In the exemplary embodiment shown in FIG. 1, the link/demodulator 110 delivers the processed data to an MPEG decoder 120, which may be representative of various types of data compression devices. The MPEG decoder 120 compresses the data (e.g., audio and visual data) received from the tuner 102. The MPEG decoder 120 may deliver the decoded data (e.g., audio and video data) to a frame buffer memory 122, as discussed in detail below. It should be noted that the data received from the tuner 102 is typically in the form of moving pictures or video. Thus, the MPEG decoder 120 generally employs digital video compression standards and file formats developed by the Moving Picture Experts Group (MPEG). However, those of ordinary skill in the art will appreciate that the illustrated MPEG decoder 120 may be representative of a feature that may be used to compress any data type that it would be beneficial to compress in accordance with present embodiments.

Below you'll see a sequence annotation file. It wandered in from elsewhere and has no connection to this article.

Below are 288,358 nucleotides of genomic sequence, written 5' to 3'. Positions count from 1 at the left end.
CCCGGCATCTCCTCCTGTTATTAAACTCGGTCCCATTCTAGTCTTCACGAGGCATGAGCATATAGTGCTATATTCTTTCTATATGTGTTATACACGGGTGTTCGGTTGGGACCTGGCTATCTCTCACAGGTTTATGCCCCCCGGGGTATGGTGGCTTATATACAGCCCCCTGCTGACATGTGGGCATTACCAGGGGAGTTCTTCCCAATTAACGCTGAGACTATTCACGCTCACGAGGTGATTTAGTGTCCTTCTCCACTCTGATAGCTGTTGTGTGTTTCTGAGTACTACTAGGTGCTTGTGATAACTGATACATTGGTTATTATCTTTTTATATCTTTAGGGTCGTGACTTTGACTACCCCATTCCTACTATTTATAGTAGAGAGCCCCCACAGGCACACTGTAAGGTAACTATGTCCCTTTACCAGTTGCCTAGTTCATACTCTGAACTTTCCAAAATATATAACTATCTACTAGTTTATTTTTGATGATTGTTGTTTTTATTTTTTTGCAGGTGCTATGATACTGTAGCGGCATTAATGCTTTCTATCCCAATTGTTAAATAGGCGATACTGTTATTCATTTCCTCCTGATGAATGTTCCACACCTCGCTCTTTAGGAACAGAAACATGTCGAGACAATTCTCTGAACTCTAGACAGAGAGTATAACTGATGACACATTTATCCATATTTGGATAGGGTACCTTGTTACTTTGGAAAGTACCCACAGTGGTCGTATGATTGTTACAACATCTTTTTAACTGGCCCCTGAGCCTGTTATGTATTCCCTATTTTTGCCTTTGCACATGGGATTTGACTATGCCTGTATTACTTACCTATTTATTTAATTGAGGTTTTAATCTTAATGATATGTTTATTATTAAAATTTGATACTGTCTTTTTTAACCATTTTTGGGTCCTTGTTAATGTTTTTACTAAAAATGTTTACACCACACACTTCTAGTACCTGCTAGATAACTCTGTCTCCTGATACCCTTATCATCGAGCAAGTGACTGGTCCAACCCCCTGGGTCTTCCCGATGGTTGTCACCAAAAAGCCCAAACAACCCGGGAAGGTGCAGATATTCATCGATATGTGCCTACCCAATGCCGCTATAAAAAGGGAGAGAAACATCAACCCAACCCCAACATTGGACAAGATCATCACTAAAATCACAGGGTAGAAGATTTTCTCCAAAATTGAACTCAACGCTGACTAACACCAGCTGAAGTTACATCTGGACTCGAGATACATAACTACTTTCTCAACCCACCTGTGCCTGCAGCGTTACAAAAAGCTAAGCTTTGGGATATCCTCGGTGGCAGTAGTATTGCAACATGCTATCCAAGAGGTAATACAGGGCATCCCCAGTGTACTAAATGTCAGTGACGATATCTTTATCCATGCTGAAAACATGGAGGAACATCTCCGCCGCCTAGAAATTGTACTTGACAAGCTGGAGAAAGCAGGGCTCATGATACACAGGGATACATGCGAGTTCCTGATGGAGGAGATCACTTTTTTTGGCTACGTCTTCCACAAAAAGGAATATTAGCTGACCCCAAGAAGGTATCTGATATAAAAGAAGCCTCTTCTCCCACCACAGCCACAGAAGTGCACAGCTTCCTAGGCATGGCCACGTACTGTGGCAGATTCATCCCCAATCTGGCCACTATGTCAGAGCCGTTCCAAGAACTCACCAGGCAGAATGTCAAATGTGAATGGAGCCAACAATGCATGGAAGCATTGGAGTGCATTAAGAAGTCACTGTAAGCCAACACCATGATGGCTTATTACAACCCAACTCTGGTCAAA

An analog input may comprise the standard definition analog input 104 and/or the high definition analog input 106. Generally, analog input refers to hardware interfaces that accept non-digital signals. The standard definition analog input 104 and the high definition analog input 106 transport the data as an analog signal, that is, by varying the amplitude and/or frequencies of the broadcast signal. One difference between the standard definition analog input 104 and the high definition analog input 106 is the resolution of display images that the respective analog inputs are configured to accept and transport. Specifically, the standard definition analog input 104 may accept and transport data with a standard resolution, while the high definition analog input 106 may accept and transport data with a high resolution. In accordance with one embodiment, the standard definition analog input 104 may deliver the data to the analog-to-digital converter 112, which is discussed above. In accordance with another embodiment, the high definition analog input 106 may deliver the data to a high definition analog-to-digital converter (“HDADC”) 114. The HDADC 114 may be configured to convert high definition analog input signals to digital signals in a manner similar to that of the analog-to-digital converter 112.